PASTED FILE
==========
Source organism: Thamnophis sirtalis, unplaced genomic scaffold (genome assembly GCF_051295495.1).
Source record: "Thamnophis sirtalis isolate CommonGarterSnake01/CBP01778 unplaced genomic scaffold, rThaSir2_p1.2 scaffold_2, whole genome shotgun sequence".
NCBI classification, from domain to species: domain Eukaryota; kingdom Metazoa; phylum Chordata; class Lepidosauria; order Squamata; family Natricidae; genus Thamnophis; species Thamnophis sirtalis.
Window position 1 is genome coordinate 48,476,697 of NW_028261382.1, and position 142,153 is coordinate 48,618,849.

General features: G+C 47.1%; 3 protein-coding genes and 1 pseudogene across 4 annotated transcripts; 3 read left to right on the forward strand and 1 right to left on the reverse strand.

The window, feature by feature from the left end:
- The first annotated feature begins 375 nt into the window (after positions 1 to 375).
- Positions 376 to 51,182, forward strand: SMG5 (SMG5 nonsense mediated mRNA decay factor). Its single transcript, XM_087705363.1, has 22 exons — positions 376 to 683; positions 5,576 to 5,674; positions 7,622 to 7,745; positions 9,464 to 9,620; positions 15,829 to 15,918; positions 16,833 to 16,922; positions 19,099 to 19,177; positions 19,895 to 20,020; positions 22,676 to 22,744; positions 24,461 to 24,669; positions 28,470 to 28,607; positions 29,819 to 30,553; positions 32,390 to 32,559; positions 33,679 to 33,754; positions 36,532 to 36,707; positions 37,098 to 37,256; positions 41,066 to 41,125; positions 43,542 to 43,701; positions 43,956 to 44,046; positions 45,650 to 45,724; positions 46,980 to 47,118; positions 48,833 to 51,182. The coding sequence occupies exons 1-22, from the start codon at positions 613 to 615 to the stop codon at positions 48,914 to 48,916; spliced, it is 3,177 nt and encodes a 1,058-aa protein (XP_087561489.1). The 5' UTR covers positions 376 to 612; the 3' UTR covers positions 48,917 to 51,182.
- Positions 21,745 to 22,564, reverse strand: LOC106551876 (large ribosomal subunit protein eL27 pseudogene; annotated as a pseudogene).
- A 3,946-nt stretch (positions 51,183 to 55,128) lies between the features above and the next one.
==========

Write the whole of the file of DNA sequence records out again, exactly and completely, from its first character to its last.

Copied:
Source organism: Thamnophis sirtalis, unplaced genomic scaffold (genome assembly GCF_051295495.1).
Source record: "Thamnophis sirtalis isolate CommonGarterSnake01/CBP01778 unplaced genomic scaffold, rThaSir2_p1.2 scaffold_2, whole genome shotgun sequence".
NCBI classification, from domain to species: domain Eukaryota; kingdom Metazoa; phylum Chordata; class Lepidosauria; order Squamata; family Natricidae; genus Thamnophis; species Thamnophis sirtalis.
Window position 1 is genome coordinate 48,476,697 of NW_028261382.1, and position 142,153 is coordinate 48,618,849.

General features: G+C 47.1%; 3 protein-coding genes and 1 pseudogene across 4 annotated transcripts; 3 read left to right on the forward strand and 1 right to left on the reverse strand.

The window, feature by feature from the left end:
- The first annotated feature begins 375 nt into the window (after positions 1 to 375).
- Positions 376 to 51,182, forward strand: SMG5 (SMG5 nonsense mediated mRNA decay factor). Its single transcript, XM_087705363.1, has 22 exons — positions 376 to 683; positions 5,576 to 5,674; positions 7,622 to 7,745; positions 9,464 to 9,620; positions 15,829 to 15,918; positions 16,833 to 16,922; positions 19,099 to 19,177; positions 19,895 to 20,020; positions 22,676 to 22,744; positions 24,461 to 24,669; positions 28,470 to 28,607; positions 29,819 to 30,553; positions 32,390 to 32,559; positions 33,679 to 33,754; positions 36,532 to 36,707; positions 37,098 to 37,256; positions 41,066 to 41,125; positions 43,542 to 43,701; positions 43,956 to 44,046; positions 45,650 to 45,724; positions 46,980 to 47,118; positions 48,833 to 51,182. The coding sequence occupies exons 1-22, from the start codon at positions 613 to 615 to the stop codon at positions 48,914 to 48,916; spliced, it is 3,177 nt and encodes a 1,058-aa protein (XP_087561489.1). The 5' UTR covers positions 376 to 612; the 3' UTR covers positions 48,917 to 51,182.
- Positions 21,745 to 22,564, reverse strand: LOC106551876 (large ribosomal subunit protein eL27 pseudogene; annotated as a pseudogene).
- A 3,946-nt stretch (positions 51,183 to 55,128) lies between the features above and the next one.